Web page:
And from The Daily Sadie… a thoughtful response to the article What Can We Do to Help American Women Nurse Their Babies? I really, really believe more women would nurse successfully with the right information and support.

Hense the purpose of my “weeklong breastfeeding rampage.”  In the end, we all are responsible for our own choices, but this week I want you to feel inundated with positive breastfeeding support and encouragement from moms who have been there, done that and lived (happily) to tell about it.

This post may contain affiliate links. Read my disclosure policy here.

Comments

  1. Awesome, Amy! I just looked thru my blog to see if I had any posts about breastfeeding—and I DON’T! Ack! I think I’m going to do a Top Ten about it tomorrow. I was a reluctant breastfeeder and it turned out to be the most empowering wonderful thing I did for my babies!

    a

  2. I am so so SO excited about you doing this! I have such a heart for breastfeeding! I’ve been breastfeeding my 10 month old from day one, but it hasn’t been with out trials. Several months in I discovered that I have excess lipase in my breast milk. I had 575 oz of frozen milk in my freezer that my little girl wouldn’t drink! I was heart broken! I searched for answers, cried a LOT, figured out how to scald my milk for storage and ended up donating all my frozen milk to a milk bank. I have a few blog posts about my journey with excess lipase and I would be willing to share them with your readers if you felt like they fit your theme this week.
    http://simplyrebekah.wordpress.com/2010/03/17/excess-lipase-an-introduction/

  3. I think breastfeeding is so important, even when you have to overcome huge obstacles. One huge obstacle I had (and have to now with my second baby) to overcome is breastfeeding after breast reduction surgery. I’ve done a couple of posts on this here: http://www.thetowells.com/2009/04/for-women-in-my-situation/ and here: http://www.thetowells.com/2009/07/for-women-in-my-situation-part-ii/ . I hope this information can help some of your readers!

  4. I breastfed my first for 15 months and I now have a 5 month old who is still exclusively breastfed. I think we all have these feelings of awkwardness and embarrassment to varying degrees. I think it’s great that you are talking about it! I posted on this topic recently if you want to check it out http://www.themessymom.com/2010/06/breast-feeding.html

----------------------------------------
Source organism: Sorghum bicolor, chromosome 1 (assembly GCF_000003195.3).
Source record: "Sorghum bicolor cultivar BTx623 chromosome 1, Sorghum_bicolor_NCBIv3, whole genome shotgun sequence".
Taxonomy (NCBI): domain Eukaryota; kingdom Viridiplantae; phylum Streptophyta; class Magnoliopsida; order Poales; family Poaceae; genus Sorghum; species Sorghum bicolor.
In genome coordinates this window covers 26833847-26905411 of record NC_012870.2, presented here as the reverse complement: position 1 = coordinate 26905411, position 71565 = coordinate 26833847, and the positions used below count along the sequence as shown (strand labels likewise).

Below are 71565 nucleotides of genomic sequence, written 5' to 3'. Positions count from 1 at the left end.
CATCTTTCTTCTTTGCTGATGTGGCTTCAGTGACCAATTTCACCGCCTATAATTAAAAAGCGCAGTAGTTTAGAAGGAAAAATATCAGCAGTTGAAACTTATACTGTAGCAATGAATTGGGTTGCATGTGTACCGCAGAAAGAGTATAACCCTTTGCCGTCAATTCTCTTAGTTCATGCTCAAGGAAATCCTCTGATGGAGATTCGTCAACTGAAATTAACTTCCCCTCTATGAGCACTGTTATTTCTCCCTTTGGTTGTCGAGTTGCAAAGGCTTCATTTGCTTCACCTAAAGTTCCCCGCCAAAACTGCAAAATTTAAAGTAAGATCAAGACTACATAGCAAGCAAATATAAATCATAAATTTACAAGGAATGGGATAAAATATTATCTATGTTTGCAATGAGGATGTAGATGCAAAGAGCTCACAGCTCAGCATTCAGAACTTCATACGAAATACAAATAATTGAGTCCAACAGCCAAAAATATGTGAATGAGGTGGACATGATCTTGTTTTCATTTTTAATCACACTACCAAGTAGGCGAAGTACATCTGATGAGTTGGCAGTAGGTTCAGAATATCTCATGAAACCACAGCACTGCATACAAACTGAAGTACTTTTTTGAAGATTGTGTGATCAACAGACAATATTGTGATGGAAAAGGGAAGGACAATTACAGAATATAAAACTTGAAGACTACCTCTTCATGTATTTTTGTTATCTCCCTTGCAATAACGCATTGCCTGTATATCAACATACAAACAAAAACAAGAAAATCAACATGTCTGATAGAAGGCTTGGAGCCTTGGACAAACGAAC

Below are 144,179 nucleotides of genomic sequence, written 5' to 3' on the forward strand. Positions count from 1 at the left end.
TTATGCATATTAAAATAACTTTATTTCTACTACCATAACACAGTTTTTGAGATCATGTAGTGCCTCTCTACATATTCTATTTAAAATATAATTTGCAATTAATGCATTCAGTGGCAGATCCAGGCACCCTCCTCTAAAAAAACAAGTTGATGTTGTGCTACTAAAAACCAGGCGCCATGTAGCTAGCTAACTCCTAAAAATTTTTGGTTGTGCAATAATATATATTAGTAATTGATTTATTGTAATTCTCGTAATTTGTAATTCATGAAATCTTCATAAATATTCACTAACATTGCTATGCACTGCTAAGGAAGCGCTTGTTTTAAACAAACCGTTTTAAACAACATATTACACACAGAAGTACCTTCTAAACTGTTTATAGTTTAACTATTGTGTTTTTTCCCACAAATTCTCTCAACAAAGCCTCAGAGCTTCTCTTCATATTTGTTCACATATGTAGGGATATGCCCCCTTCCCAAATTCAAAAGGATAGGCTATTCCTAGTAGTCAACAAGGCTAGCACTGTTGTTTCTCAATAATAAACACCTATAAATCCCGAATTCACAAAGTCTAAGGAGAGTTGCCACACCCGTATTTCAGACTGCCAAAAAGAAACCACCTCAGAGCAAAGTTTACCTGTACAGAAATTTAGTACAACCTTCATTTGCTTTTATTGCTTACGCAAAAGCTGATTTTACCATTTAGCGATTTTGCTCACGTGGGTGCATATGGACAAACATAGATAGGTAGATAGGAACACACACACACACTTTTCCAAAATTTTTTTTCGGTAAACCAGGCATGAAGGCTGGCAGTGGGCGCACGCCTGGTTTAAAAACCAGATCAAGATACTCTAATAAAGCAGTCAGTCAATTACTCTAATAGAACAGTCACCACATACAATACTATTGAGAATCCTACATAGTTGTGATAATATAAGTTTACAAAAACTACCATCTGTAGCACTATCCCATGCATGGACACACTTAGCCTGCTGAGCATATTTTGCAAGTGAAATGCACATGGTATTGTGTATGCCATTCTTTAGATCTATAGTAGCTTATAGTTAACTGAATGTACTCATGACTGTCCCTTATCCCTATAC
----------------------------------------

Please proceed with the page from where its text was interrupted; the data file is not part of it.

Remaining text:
5. I look forward to reading the rest of this series! I love breastfeeding, and believe it is important in so many ways. I breastfed my first son, and am breastfeeding my 11 month old son now. 🙂 When I was pregnant with my first, I felt so awkward thinking about nursing, but I knew it was the “right” thing to do, and so was determined to do it anyway. Once he was born, nursing didn’t seem strange at all! We did experience attachment problems, and I was sore on the right side for 12 weeks before I completely healed, but it was so worth it! And I’m so glad I continued! I think it makes such a difference to the bonding of mother and baby, among other things. Oh, and nursing my second son has been a wonderful experience right from the start. 🙂

  6. Looking forward to the rest of this series! I’m currently into week 3 of bf’ing my second child and even though it’s tough right now, I know it’s best and I’ll soon be enjoying it! (I nursed my first girl until 16mos 🙂

Trackbacks

  1. […] If you have any questions or tips on breastfeeding, please share in the comments! And don’t forget to check out Amy’s posts about World Breastfeeding Week! […]

  2. […] For more bloggers’ takes on breastfeeding, check out The Reluctant Breastfeeder and World Breastfeeding Week . […]